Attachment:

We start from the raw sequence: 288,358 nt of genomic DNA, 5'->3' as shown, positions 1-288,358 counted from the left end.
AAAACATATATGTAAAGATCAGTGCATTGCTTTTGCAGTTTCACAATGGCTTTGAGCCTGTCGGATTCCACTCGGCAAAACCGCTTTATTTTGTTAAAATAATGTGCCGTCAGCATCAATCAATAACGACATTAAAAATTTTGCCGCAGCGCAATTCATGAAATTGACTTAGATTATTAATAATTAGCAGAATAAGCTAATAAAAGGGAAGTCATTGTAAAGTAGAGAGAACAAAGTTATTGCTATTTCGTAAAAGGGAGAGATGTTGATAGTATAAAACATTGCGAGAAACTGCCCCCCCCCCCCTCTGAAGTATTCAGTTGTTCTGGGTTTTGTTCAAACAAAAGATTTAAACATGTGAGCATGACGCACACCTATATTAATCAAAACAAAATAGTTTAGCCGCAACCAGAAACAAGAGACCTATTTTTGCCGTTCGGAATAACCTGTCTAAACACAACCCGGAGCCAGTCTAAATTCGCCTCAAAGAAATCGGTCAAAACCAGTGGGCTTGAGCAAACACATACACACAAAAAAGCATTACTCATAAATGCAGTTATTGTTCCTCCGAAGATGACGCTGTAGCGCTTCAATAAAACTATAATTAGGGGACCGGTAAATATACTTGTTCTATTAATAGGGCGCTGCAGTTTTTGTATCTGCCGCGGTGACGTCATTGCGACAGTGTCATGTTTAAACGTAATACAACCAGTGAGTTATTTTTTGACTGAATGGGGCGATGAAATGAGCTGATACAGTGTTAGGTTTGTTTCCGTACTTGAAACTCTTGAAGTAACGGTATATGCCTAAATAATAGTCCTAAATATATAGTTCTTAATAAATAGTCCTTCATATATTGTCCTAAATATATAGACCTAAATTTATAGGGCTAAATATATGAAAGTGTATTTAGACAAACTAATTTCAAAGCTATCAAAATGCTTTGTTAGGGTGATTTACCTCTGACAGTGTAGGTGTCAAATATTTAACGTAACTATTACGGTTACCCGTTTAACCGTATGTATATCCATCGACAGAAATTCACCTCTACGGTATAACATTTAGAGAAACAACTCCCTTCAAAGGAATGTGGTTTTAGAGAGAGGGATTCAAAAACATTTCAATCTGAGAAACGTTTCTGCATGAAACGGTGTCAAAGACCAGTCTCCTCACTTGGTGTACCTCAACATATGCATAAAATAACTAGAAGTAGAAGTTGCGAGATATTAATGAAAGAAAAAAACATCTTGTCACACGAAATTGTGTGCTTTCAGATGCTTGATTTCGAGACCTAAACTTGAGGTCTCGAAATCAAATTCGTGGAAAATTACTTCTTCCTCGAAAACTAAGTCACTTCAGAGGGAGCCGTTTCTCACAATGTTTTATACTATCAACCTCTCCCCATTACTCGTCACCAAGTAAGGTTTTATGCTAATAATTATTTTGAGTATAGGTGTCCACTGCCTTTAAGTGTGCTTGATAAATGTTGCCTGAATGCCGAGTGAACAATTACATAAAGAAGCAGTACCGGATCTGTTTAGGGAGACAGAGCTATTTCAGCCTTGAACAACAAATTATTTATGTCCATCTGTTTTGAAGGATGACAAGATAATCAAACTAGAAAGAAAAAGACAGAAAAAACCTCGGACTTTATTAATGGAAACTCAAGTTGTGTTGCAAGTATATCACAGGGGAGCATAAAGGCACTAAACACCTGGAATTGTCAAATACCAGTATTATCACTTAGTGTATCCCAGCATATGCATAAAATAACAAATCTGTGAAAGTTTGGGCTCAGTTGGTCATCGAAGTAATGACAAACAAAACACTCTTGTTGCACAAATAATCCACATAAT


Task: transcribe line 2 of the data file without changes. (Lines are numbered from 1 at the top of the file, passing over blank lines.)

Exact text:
AAAACATATATGTAAAGATCAGTGCATTGCTTTTGCAGTTTCACAATGGCTTTGAGCCTGTCGGATTCCACTCGGCAAAACCGCTTTATTTTGTTAAAATAATGTGCCGTCAGCATCAATCAATAACGACATTAAAAATTTTGCCGCAGCGCAATTCATGAAATTGACTTAGATTATTAATAATTAGCAGAATAAGCTAATAAAAGGGAAGTCATTGTAAAGTAGAGAGAACAAAGTTATTGCTATTTCGTAAAAGGGAGAGATGTTGATAGTATAAAACATTGCGAGAAACTGCCCCCCCCCCCCTCTGAAGTATTCAGTTGTTCTGGGTTTTGTTCAAACAAAAGATTTAAACATGTGAGCATGACGCACACCTATATTAATCAAAACAAAATAGTTTAGCCGCAACCAGAAACAAGAGACCTATTTTTGCCGTTCGGAATAACCTGTCTAAACACAACCCGGAGCCAGTCTAAATTCGCCTCAAAGAAATCGGTCAAAACCAGTGGGCTTGAGCAAACACATACACACAAAAAAGCATTACTCATAAATGCAGTTATTGTTCCTCCGAAGATGACGCTGTAGCGCTTCAATAAAACTATAATTAGGGGACCGGTAAATATACTTGTTCTATTAATAGGGCGCTGCAGTTTTTGTATCTGCCGCGGTGACGTCATTGCGACAGTGTCATGTTTAAACGTAATACAACCAGTGAGTTATTTTTTGACTGAATGGGGCGATGAAATGAGCTGATACAGTGTTAGGTTTGTTTCCGTACTTGAAACTCTTGAAGTAACGGTATATGCCTAAATAATAGTCCTAAATATATAGTTCTTAATAAATAGTCCTTCATATATTGTCCTAAATATATAGACCTAAATTTATAGGGCTAAATATATGAAAGTGTATTTAGACAAACTAATTTCAAAGCTATCAAAATGCTTTGTTAGGGTGATTTACCTCTGACAGTGTAGGTGTCAAATATTTAACGTAACTATTACGGTTACCCGTTTAACCGTATGTATATCCATCGACAGAAATTCACCTCTACGGTATAACATTTAGAGAAACAACTCCCTTCAAAGGAATGTGGTTTTAGAGAGAGGGATTCAAAAACATTTCAATCTGAGAAACGTTTCTGCATGAAACGGTGTCAAAGACCAGTCTCCTCACTTGGTGTACCTCAACATATGCATAAAATAACTAGAAGTAGAAGTTGCGAGATATTAATGAAAGAAAAAAACATCTTGTCACACGAAATTGTGTGCTTTCAGATGCTTGATTTCGAGACCTAAACTTGAGGTCTCGAAATCAAATTCGTGGAAAATTACTTCTTCCTCGAAAACTAAGTCACTTCAGAGGGAGCCGTTTCTCACAATGTTTTATACTATCAACCTCTCCCCATTACTCGTCACCAAGTAAGGTTTTATGCTAATAATTATTTTGAGTATAGGTGTCCACTGCCTTTAAGTGTGCTTGATAAATGTTGCCTGAATGCCGAGTGAACAATTACATAAAGAAGCAGTACCGGATCTGTTTAGGGAGACAGAGCTATTTCAGCCTTGAACAACAAATTATTTATGTCCATCTGTTTTGAAGGATGACAAGATAATCAAACTAGAAAGAAAAAGACAGAAAAAACCTCGGACTTTATTAATGGAAACTCAAGTTGTGTTGCAAGTATATCACAGGGGAGCATAAAGGCACTAAACACCTGGAATTGTCAAATACCAGTATTATCACTTAGTGTATCCCAGCATATGCATAAAATAACAAATCTGTGAAAGTTTGGGCTCAGTTGGTCATCGAAGTAATGACAAACAAAACACTCTTGTTGCACAAATAATCCACATAAT